Robert Katz Leave a Comment

Normalization Basics

Normalization is a DSP calculation, not a very nasty one, but it adds a minute amount of (probably imperceptible) distortion. But a little bit of imperceptible distortion accumulates the more processing that the track goes through. If you are going to be sending your material for mastering, do NOT normalize. To repeat: THERE IS NO NEED TO NORMALIZE IF THE MATERIAL IS GOING TO BE FURTHER PROCESSED. Let the next DSP step or analog processing step take care of two birds with one stone, be in the hands of the mastering engineer to avoid additional calculations, etc. In general, normalization should be avoided. In my book I cover this in more detail, but basically, once a track has already been recorded, you do not gain any quality by changing its gain, you only lose quality by requantizing it. If you are mixing it, you are going to be changing the gain once again anyway, so why do an extra quality-reducing DSP step prior to mixing?

Normalization In-depth

Can Normalization improve the sound? This is an extremely complex issue, you have to examine all the variables.

“Bob, If you want to hear an improvement in broadband, take a 16 bit file, normalize and capture it to 24 bits. Whether or not you capture at higher bits, the improvement in relative LSB from the normalizing make a huge difference.”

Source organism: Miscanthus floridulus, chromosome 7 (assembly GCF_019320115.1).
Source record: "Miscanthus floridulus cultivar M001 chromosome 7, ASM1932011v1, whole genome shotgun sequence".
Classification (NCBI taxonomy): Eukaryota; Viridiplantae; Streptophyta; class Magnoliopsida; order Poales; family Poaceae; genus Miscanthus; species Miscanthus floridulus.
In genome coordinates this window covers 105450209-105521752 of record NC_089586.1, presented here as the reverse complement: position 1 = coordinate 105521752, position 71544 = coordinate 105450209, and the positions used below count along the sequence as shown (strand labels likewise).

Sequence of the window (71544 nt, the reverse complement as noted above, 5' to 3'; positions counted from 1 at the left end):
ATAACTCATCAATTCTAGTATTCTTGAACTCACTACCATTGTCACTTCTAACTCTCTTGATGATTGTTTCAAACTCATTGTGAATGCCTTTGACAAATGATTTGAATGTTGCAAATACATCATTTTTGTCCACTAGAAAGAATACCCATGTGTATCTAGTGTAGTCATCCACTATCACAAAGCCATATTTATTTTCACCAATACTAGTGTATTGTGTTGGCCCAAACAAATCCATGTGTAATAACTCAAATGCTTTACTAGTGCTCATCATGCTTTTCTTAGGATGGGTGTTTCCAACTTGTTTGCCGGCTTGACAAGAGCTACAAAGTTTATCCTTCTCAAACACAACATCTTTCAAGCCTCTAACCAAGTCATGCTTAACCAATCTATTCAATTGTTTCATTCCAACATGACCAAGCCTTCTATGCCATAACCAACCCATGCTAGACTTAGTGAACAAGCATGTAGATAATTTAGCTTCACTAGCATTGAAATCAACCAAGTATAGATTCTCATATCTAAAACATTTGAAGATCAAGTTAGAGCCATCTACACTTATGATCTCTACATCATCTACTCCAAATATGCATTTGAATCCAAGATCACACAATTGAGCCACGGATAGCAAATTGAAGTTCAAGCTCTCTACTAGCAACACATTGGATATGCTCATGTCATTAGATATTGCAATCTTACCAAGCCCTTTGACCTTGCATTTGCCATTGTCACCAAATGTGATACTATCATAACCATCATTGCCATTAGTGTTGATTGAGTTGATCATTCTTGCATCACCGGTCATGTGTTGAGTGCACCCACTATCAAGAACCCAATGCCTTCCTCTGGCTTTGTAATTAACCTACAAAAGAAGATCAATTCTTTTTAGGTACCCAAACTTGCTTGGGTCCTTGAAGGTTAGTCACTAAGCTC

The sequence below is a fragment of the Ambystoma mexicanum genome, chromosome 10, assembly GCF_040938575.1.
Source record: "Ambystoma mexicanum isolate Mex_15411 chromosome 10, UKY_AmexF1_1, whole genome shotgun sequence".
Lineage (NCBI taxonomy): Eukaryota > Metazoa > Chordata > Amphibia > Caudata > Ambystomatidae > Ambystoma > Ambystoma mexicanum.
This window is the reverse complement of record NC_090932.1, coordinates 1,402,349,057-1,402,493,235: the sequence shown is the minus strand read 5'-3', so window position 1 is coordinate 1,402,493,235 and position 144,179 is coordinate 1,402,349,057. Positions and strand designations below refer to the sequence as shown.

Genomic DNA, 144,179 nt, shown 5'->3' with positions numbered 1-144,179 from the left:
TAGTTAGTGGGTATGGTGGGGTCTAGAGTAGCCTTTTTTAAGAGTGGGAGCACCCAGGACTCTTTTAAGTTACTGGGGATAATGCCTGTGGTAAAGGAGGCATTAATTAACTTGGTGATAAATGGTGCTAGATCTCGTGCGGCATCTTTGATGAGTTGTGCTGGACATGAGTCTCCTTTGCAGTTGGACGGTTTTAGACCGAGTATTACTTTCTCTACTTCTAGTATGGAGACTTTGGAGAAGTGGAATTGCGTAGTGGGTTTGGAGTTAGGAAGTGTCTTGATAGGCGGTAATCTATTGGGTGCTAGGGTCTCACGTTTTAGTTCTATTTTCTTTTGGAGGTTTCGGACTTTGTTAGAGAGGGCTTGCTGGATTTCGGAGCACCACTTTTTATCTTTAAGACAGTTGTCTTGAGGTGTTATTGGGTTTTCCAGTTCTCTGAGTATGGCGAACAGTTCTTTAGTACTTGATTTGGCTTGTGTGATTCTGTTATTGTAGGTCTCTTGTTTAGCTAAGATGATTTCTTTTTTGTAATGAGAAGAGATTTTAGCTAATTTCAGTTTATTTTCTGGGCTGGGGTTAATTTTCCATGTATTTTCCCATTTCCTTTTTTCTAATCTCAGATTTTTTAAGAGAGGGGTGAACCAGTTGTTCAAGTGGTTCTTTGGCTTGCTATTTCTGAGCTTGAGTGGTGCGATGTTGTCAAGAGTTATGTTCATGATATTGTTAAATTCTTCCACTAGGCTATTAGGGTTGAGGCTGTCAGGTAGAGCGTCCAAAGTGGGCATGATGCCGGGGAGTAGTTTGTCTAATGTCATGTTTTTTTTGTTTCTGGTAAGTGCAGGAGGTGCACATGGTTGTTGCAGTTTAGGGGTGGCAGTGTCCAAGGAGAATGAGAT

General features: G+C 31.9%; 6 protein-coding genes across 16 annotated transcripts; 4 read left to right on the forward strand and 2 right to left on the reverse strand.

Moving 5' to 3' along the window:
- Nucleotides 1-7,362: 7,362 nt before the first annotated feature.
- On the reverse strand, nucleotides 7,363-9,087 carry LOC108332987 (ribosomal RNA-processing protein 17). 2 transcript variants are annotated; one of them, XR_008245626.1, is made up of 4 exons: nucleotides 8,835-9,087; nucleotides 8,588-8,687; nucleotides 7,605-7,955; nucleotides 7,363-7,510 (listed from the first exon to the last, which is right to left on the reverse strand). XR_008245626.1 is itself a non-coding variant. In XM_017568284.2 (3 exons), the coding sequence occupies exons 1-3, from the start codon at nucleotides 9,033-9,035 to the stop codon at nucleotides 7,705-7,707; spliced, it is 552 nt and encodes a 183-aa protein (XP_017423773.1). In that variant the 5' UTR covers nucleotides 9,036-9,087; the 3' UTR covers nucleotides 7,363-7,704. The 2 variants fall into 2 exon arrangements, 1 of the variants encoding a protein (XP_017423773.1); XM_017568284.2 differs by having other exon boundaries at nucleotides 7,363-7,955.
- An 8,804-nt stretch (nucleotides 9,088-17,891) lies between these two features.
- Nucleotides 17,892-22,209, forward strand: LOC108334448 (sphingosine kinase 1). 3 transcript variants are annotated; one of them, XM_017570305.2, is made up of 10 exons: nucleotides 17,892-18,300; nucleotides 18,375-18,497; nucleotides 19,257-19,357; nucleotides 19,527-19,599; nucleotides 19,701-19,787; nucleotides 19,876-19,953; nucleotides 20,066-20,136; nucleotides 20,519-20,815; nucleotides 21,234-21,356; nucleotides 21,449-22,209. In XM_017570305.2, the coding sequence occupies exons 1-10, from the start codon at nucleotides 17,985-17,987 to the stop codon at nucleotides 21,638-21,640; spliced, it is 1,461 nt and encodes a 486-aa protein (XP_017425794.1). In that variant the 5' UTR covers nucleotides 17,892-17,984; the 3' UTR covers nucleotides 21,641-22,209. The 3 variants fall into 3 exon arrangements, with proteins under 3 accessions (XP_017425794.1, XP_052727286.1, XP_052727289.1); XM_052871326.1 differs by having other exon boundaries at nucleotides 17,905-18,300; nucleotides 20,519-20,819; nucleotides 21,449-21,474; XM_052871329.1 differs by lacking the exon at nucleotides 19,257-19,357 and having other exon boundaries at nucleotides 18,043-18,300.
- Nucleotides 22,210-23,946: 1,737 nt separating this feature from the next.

George, thanks for the advice. I hope you don’t mind an essay on all the possible implications of your statement, in order to be very exact about it and not confuse any readers. There are a lot of implications which can happen due to potential misinterpretation of your statement. I’m concerned about your statement “whether or not you capture at higher bits,” for there is a serious loss if you do not use the longer wordlength that comes from any recalculation.

If Sonic’s desk and EDL did not calculate in 24-bits (or greater) accuracy, then Sonic Solutions’ excellent sound character would be compromised! Perhaps you are just referring to the benefits of normalization in terms of getting the signal above the “garbage level” of typical reproduction systems by the simple act of a gain increase. What I mean by “signal to garbage ratio” is the line noise; RFI injection, digital noise on the grounds, D/A converter noise; lack of monotonicity at low levels, and other problems normally present in any digital reproduction system, which decreases one’s enjoyment of the music. Please note that the *original* *signal to noise ratio* of the source 16-bit material is fixed and cannot be improved by the gain increase or act of normalization (ignoring special techniques like No-Noise). This is very important to realize. Only the ultimate “signal to garbage” ratio of the final reproduction system is improved.

By the way, a high signal-to-garbage ratio is very important, I have done matched level listening tests that show that raising the gain to arrive at a 0 dBFS peak can significantly improve the listening enjoyment of even a very good 20-bit reproduction system (you get greater improvement when raising gain with lower class home-type systems, which have more built-in “garbage”). But (and a big but) you have to consider the longer wordlengths that are generated.